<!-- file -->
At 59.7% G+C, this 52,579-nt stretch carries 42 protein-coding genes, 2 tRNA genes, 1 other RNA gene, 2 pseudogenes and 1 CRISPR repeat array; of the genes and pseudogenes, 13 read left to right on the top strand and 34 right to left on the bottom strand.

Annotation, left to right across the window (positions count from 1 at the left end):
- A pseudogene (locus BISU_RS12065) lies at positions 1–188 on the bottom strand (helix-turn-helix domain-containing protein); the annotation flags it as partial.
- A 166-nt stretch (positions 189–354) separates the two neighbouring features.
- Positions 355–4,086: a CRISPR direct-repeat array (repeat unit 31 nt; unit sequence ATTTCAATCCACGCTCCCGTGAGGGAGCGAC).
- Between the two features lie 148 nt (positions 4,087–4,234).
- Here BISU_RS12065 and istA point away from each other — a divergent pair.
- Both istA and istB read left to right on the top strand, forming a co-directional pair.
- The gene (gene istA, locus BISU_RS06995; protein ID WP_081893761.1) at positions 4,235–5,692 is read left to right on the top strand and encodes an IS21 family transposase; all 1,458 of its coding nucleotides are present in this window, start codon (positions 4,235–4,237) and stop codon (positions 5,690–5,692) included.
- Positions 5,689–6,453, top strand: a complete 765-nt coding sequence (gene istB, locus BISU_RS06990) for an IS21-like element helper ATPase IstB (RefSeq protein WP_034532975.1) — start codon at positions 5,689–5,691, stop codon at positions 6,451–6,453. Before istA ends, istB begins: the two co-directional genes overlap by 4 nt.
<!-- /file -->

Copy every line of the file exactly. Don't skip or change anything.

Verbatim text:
At 59.7% G+C, this 52,579-nt stretch carries 42 protein-coding genes, 2 tRNA genes, 1 other RNA gene, 2 pseudogenes and 1 CRISPR repeat array; of the genes and pseudogenes, 13 read left to right on the top strand and 34 right to left on the bottom strand.

Annotation, left to right across the window (positions count from 1 at the left end):
- A pseudogene (locus BISU_RS12065) lies at positions 1–188 on the bottom strand (helix-turn-helix domain-containing protein); the annotation flags it as partial.
- A 166-nt stretch (positions 189–354) separates the two neighbouring features.
- Positions 355–4,086: a CRISPR direct-repeat array (repeat unit 31 nt; unit sequence ATTTCAATCCACGCTCCCGTGAGGGAGCGAC).
- Between the two features lie 148 nt (positions 4,087–4,234).
- Here BISU_RS12065 and istA point away from each other — a divergent pair.
- Both istA and istB read left to right on the top strand, forming a co-directional pair.
- The gene (gene istA, locus BISU_RS06995; protein ID WP_081893761.1) at positions 4,235–5,692 is read left to right on the top strand and encodes an IS21 family transposase; all 1,458 of its coding nucleotides are present in this window, start codon (positions 4,235–4,237) and stop codon (positions 5,690–5,692) included.
- Positions 5,689–6,453, top strand: a complete 765-nt coding sequence (gene istB, locus BISU_RS06990) for an IS21-like element helper ATPase IstB (RefSeq protein WP_034532975.1) — start codon at positions 5,689–5,691, stop codon at positions 6,451–6,453. Before istA ends, istB begins: the two co-directional genes overlap by 4 nt.